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Ways to Restrict the Death Penalty

19 Apr
Ways to Restrict the Death Penalty

This is an extract from the 2023 Annual Report on the Death Penalty in Iran. To read the full report, please click here.

Sustained domestic campaigning and international pressure

The 2017 Amendments to the Anti-Narcotics Law, which was impelled by international pressure on the Islamic Republic to decrease drug-related executions, led to the most significant reduction in the number of implemented death sentences in the Islamic Republic’s history. From an average of about 403 annual executions between 2010-2017, the numbers dropped to less than 30 drug-related executions per year. At the time of the 2017 Amendment, Iran Human Rights warned that the Amendment would not lead to sustained reduction in the use of the death penalty as it did not address the issue of lack of due process and unfair trials. As feared, the impact of the Amendment only lasted for three years. In 2021, the number of drug-related executions increased by fivefold, a ten-fold increase in 2022, and eighteen fold increase in 2023 compared to the three years after enforcement of the new Amendment (2018-2020). This trend is likely to continue as this hike has not been met with appropriate international condemnations. Between 2018-2020, when the number of drug-related executions were relatively low, qisas executions (death penalty as retribution-in-kind) accounted for the majority of all executions. These two charges together have accounted for more than 80% of all executions in the last 10 years. Reducing the use of the death penalty in Iran is therefore dependent on a change in qisas laws and practices, in addition to an abolition of the death penalty for drug offences.


While the number of drug-related executions decreased significantly after the peak in 2015, the number of qisas executions had small fluctuations in both directions. In 2023, at least 282 people were executed for murder, a slight decrease compared to 2022 but higher than 2015-2021. Drug-related executions increased eighteen fold compared to the annual average of 2018 to 2020.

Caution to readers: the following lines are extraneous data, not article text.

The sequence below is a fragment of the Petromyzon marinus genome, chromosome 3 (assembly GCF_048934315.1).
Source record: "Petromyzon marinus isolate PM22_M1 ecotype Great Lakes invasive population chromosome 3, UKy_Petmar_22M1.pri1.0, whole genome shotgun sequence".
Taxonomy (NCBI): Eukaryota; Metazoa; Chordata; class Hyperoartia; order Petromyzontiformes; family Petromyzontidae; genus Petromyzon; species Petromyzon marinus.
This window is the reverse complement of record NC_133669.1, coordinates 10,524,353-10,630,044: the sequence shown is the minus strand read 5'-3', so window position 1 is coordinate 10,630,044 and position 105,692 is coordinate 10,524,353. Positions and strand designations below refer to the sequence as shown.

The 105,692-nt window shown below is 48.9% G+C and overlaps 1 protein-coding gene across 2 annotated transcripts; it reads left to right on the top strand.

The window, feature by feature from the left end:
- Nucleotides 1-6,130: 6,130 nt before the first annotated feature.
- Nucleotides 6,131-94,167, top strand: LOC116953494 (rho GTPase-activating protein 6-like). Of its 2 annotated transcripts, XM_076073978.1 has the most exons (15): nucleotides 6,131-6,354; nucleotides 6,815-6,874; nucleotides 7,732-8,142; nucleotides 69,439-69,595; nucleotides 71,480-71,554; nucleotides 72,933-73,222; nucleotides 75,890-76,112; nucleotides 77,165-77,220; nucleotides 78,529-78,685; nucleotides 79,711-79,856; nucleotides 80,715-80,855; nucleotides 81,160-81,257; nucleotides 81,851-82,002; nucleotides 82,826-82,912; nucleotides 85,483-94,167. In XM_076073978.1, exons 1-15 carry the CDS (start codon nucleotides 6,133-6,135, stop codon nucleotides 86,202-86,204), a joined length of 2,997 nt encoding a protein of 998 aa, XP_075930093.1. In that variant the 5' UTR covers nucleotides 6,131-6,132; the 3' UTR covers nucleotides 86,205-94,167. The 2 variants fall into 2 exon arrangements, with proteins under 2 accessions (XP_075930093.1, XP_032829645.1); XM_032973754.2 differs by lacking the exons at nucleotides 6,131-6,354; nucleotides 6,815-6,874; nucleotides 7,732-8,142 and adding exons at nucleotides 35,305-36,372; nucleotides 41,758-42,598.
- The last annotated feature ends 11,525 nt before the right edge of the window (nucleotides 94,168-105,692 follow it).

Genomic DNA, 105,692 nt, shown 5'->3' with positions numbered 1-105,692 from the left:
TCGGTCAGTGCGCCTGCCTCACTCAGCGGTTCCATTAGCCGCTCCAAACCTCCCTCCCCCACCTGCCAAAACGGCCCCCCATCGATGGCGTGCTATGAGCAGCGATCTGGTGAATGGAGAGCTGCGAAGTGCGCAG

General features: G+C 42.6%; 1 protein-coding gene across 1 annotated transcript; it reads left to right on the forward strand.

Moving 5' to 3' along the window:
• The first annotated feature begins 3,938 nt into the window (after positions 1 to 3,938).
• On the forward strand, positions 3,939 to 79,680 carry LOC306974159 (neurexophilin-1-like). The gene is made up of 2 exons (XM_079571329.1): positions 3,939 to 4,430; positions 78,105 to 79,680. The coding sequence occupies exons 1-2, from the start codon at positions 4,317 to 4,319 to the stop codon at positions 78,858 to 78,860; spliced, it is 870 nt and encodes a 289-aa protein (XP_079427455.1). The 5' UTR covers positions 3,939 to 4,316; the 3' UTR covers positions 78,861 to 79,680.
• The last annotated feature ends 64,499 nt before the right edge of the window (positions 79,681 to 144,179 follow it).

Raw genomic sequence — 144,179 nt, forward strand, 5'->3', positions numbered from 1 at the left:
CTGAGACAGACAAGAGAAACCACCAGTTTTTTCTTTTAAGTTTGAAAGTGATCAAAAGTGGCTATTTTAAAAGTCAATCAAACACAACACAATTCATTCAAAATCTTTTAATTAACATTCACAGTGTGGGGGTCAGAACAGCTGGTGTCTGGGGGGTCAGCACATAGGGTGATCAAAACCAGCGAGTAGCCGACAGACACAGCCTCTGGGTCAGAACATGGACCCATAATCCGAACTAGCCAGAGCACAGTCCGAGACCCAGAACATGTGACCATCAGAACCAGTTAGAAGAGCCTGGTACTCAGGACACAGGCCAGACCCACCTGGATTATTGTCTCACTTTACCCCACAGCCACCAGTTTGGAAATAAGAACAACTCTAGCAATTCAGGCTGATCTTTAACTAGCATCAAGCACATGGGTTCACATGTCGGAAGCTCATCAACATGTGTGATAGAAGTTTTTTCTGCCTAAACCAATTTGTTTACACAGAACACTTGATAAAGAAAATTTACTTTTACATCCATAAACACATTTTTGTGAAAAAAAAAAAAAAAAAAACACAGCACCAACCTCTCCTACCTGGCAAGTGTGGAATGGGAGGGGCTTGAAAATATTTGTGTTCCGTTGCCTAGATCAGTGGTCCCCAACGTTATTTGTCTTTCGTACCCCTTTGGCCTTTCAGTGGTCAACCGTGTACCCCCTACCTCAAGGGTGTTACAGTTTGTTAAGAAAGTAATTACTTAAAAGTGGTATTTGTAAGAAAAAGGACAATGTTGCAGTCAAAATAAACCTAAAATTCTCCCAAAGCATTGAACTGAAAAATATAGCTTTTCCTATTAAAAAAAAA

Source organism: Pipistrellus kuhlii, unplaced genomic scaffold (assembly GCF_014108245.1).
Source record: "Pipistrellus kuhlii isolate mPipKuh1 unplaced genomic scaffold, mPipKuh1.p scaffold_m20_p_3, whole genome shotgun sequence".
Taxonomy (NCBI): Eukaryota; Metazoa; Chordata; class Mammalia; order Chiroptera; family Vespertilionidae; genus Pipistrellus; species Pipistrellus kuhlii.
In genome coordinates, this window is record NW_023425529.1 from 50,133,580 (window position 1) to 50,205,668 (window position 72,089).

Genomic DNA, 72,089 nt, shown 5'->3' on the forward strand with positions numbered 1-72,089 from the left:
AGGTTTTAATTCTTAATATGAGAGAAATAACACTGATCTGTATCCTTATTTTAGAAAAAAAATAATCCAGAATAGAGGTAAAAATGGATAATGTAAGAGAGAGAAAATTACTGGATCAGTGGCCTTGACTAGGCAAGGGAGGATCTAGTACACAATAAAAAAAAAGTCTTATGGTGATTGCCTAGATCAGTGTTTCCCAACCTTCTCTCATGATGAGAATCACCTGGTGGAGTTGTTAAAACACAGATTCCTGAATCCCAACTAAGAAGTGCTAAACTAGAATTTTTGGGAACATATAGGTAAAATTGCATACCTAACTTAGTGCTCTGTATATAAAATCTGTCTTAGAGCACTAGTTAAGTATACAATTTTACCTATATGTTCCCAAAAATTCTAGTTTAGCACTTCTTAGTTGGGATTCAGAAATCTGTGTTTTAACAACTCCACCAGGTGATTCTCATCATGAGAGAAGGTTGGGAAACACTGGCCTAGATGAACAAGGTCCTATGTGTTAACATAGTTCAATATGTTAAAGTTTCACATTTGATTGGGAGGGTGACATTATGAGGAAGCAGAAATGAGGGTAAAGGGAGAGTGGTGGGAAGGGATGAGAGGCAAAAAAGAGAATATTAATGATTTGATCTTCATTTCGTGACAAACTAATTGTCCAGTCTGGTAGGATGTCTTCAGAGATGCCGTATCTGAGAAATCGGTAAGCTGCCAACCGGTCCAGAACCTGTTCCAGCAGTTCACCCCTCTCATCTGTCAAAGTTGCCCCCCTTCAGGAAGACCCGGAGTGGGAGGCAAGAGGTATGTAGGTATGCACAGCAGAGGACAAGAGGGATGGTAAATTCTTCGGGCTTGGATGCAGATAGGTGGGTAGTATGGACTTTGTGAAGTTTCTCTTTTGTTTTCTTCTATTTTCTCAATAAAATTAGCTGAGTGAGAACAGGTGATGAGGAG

Experience over the past two decades have shown that the international community and Iranian civil society are the main driving forces behind any reform aimed at limiting the use of the death penalty in Iran. Halting the implementation of stoning punishments, which were carried out for adultery, and reducing the use of the death penalty for drug-related offences from 2018 to 2020 are two significant steps taken by the Iranian authorities to restrict the death penalty’s scope.

Both changes occurred as a result of simultaneous domestic campaigns and international pressure. The EU made the ban on stoning a condition for improved economic relations with Iran.[1] While the reduction in the number of drug-related executions was the result of a change of law and anticipated to be long-lasting, the recent rise in drug-related executions has demonstrated that the 2017 Amendment was not sustainable in restricting the use of the death penalty. Death sentences for drug offences can be issued by authorities through the Revolutionary Courts as long as capital punishment is sanctioned for drug offences and as long as the right to due process and fair trial are not guaranteed.

Likewise, the halt in implementing stoning punishments should be regarded as temporary, as it too is still written in law. A directive from the Head of Judiciary on the implementation of punishments published in June 2019 describes in detail how stoning sentences should be carried out. Stoning punishments can therefore be implemented again if international human rights mechanisms reduce scrutiny on the human rights situation in Iran.

Thus, sustained international pressure and domestic campaigns must call for a total abolition of these sentences in the law. A more detailed description of the events leading to changes in law and practice in the case of drug-related executions and stoning punishments can be found in the 2018 Annual Report on the Death Penalty.[2]


[1] http://news.bbc.co.uk/2/hi/middle_east/2726009.stm

[2] https://iranhr.net/en/reports/21/